Peter lived to see that day, but sadly, did not live to see his dream of being able to marry his partner come true.


Peter donated his body for scientific research.


Before he died, Peter was anointed at Christ Church St. Laurence in Sydney, and accepted the ministry of an Anglican Priest.


I am told that Peter was never bitter about his treatment at the hands of the church.


Peter’s partner, the other Peter is not a believer, but I am sure he would not take offence at what I am about to say. Is there any other story that you could tell that sounds more like the story of Jesus?


John’s prologue comes to mind. “He came to his own people and his own people received him not, but to those who did receive him he gave power….” Now it is Jesus who has ‘light and life’ within himself. It is Jesus who gives us power to become children of God, but this Peter pointed me to what that might look like more than most.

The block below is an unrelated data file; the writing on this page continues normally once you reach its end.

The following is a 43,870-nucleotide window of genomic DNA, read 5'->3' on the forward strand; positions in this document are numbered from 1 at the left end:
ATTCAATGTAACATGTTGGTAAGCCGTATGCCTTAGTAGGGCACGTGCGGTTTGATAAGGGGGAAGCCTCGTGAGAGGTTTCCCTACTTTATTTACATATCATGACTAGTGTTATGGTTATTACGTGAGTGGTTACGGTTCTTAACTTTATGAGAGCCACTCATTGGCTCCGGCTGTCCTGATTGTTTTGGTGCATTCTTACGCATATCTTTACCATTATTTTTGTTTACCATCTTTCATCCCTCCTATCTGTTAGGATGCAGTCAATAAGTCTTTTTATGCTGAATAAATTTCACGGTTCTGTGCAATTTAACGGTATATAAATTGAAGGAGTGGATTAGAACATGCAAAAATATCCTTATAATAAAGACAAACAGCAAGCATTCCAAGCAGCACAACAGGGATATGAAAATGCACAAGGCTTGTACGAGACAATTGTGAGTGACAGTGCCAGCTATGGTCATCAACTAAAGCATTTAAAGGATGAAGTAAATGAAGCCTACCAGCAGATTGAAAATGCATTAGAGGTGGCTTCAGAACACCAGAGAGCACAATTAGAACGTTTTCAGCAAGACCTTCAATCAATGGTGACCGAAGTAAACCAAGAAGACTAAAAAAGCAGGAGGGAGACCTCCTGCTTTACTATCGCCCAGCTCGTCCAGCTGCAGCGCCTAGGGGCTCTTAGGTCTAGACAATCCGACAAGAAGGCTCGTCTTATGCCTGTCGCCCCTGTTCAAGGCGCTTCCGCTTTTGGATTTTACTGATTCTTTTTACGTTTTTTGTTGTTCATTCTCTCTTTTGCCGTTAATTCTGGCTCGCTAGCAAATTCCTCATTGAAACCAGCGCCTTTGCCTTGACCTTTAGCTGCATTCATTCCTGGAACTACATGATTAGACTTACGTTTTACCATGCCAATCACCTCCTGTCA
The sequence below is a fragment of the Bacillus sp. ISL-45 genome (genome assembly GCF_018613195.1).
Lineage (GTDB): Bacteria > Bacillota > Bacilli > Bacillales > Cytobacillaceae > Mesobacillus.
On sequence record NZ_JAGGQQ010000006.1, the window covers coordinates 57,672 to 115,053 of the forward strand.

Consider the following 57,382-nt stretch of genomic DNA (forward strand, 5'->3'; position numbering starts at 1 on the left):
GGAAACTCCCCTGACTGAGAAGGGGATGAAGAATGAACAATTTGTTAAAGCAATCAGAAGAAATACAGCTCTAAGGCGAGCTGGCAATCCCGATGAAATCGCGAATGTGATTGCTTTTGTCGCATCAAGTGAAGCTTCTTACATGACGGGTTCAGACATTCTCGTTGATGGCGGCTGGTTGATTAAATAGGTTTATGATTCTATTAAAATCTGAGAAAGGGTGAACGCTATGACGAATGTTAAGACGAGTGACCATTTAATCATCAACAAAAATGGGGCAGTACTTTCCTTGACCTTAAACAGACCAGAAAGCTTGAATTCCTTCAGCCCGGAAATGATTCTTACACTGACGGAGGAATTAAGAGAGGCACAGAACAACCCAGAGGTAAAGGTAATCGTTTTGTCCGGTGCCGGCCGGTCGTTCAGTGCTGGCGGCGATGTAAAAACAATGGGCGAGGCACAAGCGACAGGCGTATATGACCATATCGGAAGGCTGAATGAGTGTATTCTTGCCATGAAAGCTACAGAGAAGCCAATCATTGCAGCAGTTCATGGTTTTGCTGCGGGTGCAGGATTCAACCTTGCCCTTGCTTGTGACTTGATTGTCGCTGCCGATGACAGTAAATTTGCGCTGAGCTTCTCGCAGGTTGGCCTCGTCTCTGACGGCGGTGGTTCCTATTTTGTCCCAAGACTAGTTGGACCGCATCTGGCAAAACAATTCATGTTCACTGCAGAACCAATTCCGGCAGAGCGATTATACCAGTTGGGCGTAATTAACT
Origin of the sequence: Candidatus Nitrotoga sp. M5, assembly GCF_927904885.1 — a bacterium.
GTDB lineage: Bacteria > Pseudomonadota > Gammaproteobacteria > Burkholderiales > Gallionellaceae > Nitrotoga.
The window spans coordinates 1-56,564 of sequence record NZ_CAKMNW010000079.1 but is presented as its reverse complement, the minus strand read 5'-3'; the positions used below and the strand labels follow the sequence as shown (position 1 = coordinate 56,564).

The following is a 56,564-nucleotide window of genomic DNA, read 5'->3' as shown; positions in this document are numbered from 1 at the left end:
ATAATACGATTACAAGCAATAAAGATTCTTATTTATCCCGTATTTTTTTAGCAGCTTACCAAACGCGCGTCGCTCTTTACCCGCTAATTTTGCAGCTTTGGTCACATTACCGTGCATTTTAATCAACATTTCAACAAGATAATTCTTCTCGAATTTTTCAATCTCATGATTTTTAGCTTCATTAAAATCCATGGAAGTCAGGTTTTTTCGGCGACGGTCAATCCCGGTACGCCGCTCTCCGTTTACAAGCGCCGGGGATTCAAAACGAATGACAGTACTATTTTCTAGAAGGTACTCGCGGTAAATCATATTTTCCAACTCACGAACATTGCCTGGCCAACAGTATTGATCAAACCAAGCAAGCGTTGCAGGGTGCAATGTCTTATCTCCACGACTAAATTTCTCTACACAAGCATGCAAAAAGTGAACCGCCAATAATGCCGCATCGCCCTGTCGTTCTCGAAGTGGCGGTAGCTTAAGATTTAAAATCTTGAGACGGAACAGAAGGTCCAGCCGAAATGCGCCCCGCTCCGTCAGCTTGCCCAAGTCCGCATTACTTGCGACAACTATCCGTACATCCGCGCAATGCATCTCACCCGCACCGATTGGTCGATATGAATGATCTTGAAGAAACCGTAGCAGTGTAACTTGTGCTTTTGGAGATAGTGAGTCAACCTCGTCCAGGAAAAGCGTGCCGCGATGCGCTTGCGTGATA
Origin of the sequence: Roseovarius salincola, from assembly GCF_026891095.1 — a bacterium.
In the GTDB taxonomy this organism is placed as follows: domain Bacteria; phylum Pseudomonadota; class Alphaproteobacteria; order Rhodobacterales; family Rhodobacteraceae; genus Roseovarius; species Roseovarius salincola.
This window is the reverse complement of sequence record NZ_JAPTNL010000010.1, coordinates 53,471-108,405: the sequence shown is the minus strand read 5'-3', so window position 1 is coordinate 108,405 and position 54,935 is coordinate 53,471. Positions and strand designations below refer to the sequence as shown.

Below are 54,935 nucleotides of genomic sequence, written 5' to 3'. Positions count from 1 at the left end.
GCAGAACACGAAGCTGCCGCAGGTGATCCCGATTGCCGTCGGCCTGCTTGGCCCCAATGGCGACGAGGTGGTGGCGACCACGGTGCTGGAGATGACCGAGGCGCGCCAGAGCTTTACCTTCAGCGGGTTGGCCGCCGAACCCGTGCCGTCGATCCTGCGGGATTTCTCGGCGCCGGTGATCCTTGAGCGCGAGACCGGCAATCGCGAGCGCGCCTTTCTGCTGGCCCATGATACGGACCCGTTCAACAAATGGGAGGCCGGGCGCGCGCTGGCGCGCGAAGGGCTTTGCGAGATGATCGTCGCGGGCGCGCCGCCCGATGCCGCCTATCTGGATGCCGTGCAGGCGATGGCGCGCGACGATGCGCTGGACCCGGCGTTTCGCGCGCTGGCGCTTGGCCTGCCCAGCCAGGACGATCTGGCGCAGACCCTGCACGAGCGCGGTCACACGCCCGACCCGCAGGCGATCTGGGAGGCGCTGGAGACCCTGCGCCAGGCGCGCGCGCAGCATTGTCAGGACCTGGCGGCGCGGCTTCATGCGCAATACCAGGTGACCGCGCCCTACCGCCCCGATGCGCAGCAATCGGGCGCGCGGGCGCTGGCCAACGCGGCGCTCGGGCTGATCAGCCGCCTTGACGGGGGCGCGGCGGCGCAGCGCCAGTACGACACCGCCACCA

Peter was sent ‘outside the camp’, as the letter to the Hebrews has it, yet there he was literally a ‘ministering angel’ a messenger of God, a true priest.


It is ball-tearingly sad, if all too common, that the Church, which has the task of carrying on the mission of Jesus, fails to recognise in one of its members just the embodiment of that mission.

This is what Peter did. He put his body on the line for others, (here is my body (time, love, touch) given for you). As the paraphrase of the Ghandi quote goes “He was the change he wanted to see.” (As Jesus inaugurated the reign of God, in his body, by how he was with people)


Peter did not let the ‘sleeping dog’ of human sexuality just lie, but he acted in such a way as to make it impossible for us to ignore it, either in being Gay or straight.


Luckily the Spirit of Jesus transcends the Church, especially her manifestations in some places. It is just a pity that someone like Peter was not given the opportunity to earn his daily bread by living such an example.